Tufts Health Plan had a data breach that exposed the health plan member ID numbers of 70,320 members. The mailing vendor of Tufts Health Plan sent Preferred ID cards to Tufts Medicare Advantage members from December 11, 2017 to January 2, 2018. The envelopes used with the ID cards had plastic windows through which the plan members’ names and addresses were visible. Sorry to say, Tufts Health Plan member ID numbers were also visible. Tufts Health Plan discovered the mailing error on January 18 only.
The Social Security numbers or Medicare numbers of members were not used to create the Tuft Health Plan member IDs. However, it’s possible that someone might misuse the member ID numbers to avail of services covered by the health plan. According to legal experts, the risk of misuse of the plan members’ ID numbers is very low since it’s likely that employees of the postal service will be the only ones to see the member IDs. Tufts Health Plan sent notification to the plan members about the breach and informed them that in case of member ID misuse, they will not pay for the charges. Plan members are encouraged to review their Explanation of Benefits statements and submit a report if they see any services detailed on the statements that they have not availed.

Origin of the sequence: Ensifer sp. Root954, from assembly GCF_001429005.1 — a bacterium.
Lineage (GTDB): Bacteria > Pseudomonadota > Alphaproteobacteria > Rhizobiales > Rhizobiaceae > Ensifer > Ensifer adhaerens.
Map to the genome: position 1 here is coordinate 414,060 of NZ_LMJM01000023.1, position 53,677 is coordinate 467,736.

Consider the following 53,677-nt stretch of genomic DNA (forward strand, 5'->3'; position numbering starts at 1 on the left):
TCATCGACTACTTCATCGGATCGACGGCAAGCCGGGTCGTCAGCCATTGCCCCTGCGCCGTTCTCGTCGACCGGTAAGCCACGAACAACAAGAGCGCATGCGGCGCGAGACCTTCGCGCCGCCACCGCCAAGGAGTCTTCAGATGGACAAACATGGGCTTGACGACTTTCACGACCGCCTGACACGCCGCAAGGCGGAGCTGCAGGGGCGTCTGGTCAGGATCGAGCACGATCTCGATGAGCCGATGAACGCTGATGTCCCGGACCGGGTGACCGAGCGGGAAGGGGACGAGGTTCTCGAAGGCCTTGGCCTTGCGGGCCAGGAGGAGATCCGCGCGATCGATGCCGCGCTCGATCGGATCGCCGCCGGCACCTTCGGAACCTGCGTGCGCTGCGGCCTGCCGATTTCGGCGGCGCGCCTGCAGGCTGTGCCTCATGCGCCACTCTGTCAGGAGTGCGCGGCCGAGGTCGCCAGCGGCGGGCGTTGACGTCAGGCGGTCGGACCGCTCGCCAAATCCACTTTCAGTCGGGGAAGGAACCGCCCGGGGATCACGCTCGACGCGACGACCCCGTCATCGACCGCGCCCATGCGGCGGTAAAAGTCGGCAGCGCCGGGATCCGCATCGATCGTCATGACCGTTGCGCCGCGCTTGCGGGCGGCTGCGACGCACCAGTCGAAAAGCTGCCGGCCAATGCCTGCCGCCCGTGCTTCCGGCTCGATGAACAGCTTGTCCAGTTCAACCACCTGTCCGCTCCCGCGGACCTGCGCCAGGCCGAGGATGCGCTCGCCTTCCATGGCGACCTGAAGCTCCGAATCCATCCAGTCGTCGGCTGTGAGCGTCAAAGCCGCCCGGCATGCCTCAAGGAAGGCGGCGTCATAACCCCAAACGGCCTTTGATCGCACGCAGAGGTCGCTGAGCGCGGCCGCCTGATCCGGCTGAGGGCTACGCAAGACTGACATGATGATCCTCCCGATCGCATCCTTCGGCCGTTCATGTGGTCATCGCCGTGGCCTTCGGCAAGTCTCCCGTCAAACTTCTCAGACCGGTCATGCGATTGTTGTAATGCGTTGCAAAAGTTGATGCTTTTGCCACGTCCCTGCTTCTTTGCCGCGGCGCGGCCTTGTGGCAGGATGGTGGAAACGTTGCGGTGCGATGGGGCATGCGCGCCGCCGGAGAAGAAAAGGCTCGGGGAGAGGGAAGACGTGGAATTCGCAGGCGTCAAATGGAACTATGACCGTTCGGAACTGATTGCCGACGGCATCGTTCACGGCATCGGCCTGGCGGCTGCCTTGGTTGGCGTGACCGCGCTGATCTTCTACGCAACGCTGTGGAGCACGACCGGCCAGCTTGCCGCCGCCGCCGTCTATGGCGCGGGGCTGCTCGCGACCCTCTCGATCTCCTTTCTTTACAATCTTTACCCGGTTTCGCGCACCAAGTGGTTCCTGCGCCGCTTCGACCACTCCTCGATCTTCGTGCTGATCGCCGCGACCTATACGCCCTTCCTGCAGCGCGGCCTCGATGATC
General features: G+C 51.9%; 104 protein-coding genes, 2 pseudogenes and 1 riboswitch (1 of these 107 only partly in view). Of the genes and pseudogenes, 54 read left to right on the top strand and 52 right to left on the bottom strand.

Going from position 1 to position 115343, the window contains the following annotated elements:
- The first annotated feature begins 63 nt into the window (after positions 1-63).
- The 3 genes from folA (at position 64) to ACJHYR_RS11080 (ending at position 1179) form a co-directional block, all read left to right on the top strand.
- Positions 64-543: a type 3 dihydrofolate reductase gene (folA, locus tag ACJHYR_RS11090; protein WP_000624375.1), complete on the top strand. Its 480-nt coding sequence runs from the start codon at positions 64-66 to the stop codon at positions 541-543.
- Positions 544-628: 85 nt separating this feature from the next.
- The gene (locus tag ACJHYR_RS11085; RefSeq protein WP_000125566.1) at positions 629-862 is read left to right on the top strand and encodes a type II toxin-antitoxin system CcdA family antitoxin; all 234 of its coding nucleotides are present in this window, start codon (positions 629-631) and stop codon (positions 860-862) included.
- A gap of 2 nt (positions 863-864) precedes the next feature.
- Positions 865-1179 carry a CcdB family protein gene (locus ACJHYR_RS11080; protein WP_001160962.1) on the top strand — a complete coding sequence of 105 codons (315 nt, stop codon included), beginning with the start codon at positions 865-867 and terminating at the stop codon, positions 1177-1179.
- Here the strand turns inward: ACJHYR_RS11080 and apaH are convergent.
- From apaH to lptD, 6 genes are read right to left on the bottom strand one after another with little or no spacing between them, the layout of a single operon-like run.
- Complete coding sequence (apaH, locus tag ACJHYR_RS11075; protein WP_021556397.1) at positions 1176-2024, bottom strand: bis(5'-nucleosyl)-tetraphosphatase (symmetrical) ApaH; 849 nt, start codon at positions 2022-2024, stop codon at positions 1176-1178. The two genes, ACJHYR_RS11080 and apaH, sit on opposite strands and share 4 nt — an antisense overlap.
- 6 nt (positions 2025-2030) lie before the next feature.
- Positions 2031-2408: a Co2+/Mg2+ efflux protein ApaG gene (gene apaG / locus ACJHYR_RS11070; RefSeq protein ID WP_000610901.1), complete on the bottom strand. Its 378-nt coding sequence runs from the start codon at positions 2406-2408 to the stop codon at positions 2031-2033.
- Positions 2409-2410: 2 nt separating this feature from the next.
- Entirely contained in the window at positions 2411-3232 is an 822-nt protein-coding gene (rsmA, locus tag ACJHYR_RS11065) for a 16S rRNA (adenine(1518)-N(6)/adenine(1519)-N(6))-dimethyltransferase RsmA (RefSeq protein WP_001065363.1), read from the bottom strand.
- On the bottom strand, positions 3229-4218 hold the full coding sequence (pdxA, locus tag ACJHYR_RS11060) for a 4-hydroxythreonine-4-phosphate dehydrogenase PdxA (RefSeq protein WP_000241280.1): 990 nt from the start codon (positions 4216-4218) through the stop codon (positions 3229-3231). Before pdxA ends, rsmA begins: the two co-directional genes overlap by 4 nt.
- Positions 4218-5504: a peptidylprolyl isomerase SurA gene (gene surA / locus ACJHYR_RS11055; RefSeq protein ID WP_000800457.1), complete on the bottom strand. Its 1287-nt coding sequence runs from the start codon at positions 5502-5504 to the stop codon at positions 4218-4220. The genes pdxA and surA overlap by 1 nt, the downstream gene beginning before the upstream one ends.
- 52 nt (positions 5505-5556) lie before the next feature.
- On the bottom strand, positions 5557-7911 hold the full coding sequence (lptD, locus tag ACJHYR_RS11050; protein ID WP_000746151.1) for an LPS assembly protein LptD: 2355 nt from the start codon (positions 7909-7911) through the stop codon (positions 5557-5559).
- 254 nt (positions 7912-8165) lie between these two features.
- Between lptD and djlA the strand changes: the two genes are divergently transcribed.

After the incident, the health plan worked closely with the vendor to make sure that a similar mailing error will not happen again. The mailing vendor confirmed that they had fixed the cause of the privacy incident. Thankfully, this privacy breach had limited impact on the patients. Other similar incidents resulted to serious problems just as the case of Aetna’s business associate. A mailing error sent to about 12,000 plan members on July 28, 2017 resulted to the disclosure of the members’ receiving HIV medications. It was not only the postal service people who knew about the information, but also family members and roommates. Aetna had paid $18.15 million in fees and fines because of this data breach.
Another data breach incident of the same nature affected Amida Care in 2017. In this case, the phrase “Your HIV detecta” was visible through the envelope window. Since more than one breach incident had been associated to the use of envelopes with clear plastic windows, stringent checks should be employed to make sure that sensitive information will not be visible through the envelope window.